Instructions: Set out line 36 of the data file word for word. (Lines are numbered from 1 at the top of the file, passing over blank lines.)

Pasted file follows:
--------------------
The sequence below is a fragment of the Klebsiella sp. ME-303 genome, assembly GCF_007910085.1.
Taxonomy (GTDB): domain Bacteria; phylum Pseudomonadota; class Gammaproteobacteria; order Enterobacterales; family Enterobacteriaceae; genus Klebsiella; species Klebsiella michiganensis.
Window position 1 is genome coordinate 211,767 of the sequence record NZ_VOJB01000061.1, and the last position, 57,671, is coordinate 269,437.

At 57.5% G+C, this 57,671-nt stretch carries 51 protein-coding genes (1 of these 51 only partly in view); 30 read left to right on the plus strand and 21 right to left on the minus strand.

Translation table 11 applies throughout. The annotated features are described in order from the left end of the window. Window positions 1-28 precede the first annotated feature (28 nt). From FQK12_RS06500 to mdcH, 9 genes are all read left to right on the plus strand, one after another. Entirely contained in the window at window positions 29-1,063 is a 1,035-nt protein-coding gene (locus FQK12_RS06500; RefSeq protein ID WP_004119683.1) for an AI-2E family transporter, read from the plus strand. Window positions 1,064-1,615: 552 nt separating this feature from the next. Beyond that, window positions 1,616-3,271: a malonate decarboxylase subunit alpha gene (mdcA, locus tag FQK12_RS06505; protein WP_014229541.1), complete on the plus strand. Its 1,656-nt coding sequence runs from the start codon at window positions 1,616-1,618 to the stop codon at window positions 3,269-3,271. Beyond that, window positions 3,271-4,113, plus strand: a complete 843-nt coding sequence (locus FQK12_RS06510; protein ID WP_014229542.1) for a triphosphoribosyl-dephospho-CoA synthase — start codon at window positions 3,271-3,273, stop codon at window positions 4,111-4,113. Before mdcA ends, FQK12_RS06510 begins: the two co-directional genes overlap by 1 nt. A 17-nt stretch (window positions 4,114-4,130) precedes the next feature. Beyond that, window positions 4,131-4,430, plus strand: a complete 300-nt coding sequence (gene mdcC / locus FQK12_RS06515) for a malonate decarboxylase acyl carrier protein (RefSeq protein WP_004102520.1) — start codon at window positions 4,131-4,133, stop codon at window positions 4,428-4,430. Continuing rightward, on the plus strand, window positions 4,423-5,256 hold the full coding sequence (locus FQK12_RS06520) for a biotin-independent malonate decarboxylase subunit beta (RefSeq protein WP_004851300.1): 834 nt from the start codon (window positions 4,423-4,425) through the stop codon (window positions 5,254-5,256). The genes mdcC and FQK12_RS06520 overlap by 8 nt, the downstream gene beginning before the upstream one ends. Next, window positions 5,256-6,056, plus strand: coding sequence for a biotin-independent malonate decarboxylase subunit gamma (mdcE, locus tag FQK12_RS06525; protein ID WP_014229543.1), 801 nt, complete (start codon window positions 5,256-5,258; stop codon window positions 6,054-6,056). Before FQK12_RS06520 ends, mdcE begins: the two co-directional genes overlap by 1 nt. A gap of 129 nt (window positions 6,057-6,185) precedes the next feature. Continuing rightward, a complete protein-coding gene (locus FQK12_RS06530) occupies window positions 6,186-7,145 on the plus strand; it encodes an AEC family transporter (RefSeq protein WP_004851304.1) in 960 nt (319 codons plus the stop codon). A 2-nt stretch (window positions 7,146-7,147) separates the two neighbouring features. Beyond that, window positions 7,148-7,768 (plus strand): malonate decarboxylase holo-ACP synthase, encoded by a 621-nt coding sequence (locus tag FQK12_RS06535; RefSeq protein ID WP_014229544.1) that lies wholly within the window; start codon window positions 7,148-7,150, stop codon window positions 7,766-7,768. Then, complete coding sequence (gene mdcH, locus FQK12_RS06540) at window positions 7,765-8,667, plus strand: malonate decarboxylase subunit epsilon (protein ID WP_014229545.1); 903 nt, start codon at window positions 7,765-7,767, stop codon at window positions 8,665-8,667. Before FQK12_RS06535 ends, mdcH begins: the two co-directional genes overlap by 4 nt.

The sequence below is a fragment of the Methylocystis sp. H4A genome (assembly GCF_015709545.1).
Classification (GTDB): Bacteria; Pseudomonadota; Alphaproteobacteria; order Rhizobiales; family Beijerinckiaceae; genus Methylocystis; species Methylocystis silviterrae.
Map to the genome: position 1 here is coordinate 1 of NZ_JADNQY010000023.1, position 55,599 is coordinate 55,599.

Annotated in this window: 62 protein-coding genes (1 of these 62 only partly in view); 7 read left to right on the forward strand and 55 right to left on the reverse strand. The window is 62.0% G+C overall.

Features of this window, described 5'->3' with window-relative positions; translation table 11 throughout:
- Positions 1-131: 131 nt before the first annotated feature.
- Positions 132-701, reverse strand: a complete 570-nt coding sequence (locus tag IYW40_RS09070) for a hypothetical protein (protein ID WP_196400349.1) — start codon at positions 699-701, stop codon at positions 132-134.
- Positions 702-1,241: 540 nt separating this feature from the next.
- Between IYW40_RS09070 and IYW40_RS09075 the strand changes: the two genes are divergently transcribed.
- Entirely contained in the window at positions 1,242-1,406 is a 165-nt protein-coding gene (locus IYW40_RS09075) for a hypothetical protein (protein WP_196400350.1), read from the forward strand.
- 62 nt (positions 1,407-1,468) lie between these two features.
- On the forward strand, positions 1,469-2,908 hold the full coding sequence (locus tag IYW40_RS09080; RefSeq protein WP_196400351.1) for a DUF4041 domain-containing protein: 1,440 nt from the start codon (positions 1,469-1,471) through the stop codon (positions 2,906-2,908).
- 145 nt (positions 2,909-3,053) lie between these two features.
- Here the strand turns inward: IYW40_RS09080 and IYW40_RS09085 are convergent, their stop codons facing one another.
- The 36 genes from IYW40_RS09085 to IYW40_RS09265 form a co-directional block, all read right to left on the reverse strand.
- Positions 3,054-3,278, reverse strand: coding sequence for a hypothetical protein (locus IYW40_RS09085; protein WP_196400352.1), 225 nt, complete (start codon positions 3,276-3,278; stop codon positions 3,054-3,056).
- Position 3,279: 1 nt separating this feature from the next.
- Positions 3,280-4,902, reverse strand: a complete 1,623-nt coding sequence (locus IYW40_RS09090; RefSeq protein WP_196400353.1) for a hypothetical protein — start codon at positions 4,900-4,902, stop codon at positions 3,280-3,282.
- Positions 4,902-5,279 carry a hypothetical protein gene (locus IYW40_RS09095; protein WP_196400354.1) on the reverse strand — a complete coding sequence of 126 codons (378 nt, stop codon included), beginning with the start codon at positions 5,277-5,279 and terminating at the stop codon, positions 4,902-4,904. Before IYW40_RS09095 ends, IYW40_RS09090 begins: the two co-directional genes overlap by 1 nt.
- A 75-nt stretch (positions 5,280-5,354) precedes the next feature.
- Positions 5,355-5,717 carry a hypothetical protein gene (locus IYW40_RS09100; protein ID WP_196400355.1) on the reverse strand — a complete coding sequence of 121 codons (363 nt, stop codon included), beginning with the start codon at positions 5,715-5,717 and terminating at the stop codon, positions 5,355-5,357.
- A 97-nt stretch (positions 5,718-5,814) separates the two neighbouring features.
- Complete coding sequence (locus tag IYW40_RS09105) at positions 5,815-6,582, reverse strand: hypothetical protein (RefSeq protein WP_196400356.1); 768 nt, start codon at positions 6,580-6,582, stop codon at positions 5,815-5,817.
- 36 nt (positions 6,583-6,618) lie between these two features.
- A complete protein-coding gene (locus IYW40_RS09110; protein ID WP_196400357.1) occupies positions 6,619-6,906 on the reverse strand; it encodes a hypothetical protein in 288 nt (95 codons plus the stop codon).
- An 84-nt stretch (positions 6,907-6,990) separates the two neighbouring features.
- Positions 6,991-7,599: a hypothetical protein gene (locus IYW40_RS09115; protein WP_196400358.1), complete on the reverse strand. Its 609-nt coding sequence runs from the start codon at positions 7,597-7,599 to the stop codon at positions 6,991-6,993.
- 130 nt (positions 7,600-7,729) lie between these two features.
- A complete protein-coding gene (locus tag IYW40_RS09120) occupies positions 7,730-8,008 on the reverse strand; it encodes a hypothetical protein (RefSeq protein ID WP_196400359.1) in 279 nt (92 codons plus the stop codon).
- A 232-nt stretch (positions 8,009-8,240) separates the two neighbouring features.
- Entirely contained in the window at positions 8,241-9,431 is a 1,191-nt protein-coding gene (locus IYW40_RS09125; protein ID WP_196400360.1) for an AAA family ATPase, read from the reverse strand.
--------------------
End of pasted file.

- Entirely contained in the window at positions 8,241-9,431 is a 1,191-nt protein-coding gene (locus IYW40_RS09125; protein ID WP_196400360.1) for an AAA family ATPase, read from the reverse strand.